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How to Dominate Social Media like Dan Gordon

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Before the SMART Show, the session I was most looking forward to seeing was the “Strategies for Advertising Fine & Designer Jewelry” panel with Dan Gordon (Samuel Gordon Jewelers, Oklahoma City, OK), Sean Moore (Borsheims, Omaha, NE) and Michael Finn (E.B. Horn, Boston, MA).

All three retailers are on the cutting-edge of digital marketing, and all three had incredible tips for jewelers who are trying to understand how to market in today’s high-speed environment – so many good things, in fact, that I’ve decided to split up my recap by retailer. I’ll start with Dan, who, coincidentally, has provided us with a captivating column on “native advertising” in social media, which will run in INSTORE in an upcoming issue.

If you know anything about Dan, you know he’s the industry expert on social media, and based on what I’ve seen and heard, he probably knows as much about how to use it to succeed in business as anyone this side of Mark Zuckerberg (and maybe more). You can learn a lot simply by following him at www.facebook.com/DanGordon and @DanGordon on Twitter. He shared his latest discoveries during the SMART Show panel.

1 Samuel Gordon’s current social media of choice are Facebook, Twitter, Instagram, and Pinterest. Because Instagram and Pinterest are visual-based platforms, they are perfect for showing off jewelry.

2 Twitter is most useful for connecting with high-profile people in your market, especially celebrities. So although Twitter doesn’t boast the following that Facebook does, the connections you can make with celebrities can be a huge boon to your business going forward.

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3 You need a Google Plus account – but not for the reason you might think. No, it doesn’t look like Google Plus is going to overtake Facebook anytime soon in terms of users, but having an account does help you immensely in terms of Google searches (I can verify this: I Googled my own name, and the first item that popped up was my Google Plus account, though I’ve only logged onto it a few times). Dan advises that you create a Google Plus account even if you never plan to use it to connect socially with anyone. That said, Google most likely rewards active accounts even more, so Dan says to go into Google Plus and add users in your marketplace to your “circles” (you don’t need their permission to do this).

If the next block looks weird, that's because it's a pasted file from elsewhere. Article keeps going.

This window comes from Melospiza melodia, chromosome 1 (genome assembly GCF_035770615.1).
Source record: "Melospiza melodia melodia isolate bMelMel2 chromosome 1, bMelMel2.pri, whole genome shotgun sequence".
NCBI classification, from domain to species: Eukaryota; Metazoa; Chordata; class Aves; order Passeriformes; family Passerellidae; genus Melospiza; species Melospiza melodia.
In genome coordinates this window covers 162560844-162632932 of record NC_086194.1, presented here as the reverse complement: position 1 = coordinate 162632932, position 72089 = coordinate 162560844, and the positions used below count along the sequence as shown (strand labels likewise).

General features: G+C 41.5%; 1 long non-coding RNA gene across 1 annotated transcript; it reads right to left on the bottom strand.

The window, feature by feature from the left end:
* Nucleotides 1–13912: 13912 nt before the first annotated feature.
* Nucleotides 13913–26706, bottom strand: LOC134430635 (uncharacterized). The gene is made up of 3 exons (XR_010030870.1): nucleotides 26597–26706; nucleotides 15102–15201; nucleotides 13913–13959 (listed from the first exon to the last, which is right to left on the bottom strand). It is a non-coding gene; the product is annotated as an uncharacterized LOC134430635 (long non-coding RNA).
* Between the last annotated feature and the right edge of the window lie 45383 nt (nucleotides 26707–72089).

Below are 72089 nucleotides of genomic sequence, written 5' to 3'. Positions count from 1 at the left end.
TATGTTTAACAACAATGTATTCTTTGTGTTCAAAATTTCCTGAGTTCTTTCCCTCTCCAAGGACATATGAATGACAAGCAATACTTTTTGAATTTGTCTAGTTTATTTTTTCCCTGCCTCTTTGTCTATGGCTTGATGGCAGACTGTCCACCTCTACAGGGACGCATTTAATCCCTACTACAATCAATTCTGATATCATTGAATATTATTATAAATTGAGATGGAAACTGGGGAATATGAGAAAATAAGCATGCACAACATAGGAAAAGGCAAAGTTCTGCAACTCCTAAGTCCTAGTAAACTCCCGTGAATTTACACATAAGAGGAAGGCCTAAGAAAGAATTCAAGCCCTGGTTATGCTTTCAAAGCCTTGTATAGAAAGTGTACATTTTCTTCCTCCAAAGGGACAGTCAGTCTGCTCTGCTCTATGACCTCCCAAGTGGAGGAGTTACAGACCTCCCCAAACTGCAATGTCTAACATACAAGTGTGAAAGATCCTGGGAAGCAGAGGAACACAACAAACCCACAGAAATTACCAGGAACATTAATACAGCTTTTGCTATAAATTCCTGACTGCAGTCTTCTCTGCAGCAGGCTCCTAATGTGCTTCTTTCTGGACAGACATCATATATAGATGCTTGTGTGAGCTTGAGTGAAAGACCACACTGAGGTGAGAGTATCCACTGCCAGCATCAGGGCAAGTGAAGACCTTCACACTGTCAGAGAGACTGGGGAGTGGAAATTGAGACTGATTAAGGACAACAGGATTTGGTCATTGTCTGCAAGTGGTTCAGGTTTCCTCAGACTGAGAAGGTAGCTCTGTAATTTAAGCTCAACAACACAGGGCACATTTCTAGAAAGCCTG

4 Samuel Gordon’s only advertises in niche print publications – no other print. Dan calls them “narcissistic publications,” which means people only open them up to see themselves or their friends (i.e., local magazines). The store does not advertise on TV or radio at all.

5 In regards to brands, Dan states that customers are more interested in “social ethics, the story of the jewelry, and finding something that fits them as an individual” than following brands.

6 Dan says he loves it when a customer asks to take a photo of the store’s jewelry with their phone. He says he also loves to hear that other local jewelers won’t let customers do so, because that means Samuel Gordon’s jewelry is what’s being shared among friends on Pinterest, Instagram, Facebook, text messaging and more.

7In terms of “native advertising” – which means posts on Facebook that you can pay for in order to have them show up in people’s News Feeds – Dan purchases a geographic area (Oklahoma City) and targets interests like travel, jewelry brands, and competitor brands. He says promoting to people who are interested in your competitors is one of the best ways to target people who may buy from you in the future (based on the quality of your message, of course).

Next week, I’ll share tips from Sean Moore of Borsheims. Stay tuned!

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